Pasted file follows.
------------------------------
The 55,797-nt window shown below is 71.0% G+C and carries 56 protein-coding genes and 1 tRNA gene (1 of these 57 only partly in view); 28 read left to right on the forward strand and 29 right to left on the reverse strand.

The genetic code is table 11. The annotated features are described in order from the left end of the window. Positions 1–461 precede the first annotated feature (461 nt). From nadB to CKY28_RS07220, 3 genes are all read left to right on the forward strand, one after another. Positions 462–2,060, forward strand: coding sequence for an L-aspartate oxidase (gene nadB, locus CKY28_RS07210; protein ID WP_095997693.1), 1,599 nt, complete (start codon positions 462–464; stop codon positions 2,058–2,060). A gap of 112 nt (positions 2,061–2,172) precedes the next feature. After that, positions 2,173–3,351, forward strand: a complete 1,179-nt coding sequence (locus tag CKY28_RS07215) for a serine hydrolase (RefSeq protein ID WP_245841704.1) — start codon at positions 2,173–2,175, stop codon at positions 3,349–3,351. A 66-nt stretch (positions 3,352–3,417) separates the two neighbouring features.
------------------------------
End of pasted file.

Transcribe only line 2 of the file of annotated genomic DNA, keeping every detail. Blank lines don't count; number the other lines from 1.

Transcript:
The genetic code is table 11. The annotated features are described in order from the left end of the window. Positions 1–461 precede the first annotated feature (461 nt). From nadB to CKY28_RS07220, 3 genes are all read left to right on the forward strand, one after another. Positions 462–2,060, forward strand: coding sequence for an L-aspartate oxidase (gene nadB, locus CKY28_RS07210; protein ID WP_095997693.1), 1,599 nt, complete (start codon positions 462–464; stop codon positions 2,058–2,060). A gap of 112 nt (positions 2,061–2,172) precedes the next feature. After that, positions 2,173–3,351, forward strand: a complete 1,179-nt coding sequence (locus tag CKY28_RS07215) for a serine hydrolase (RefSeq protein ID WP_245841704.1) — start codon at positions 2,173–2,175, stop codon at positions 3,349–3,351. A 66-nt stretch (positions 3,352–3,417) separates the two neighbouring features.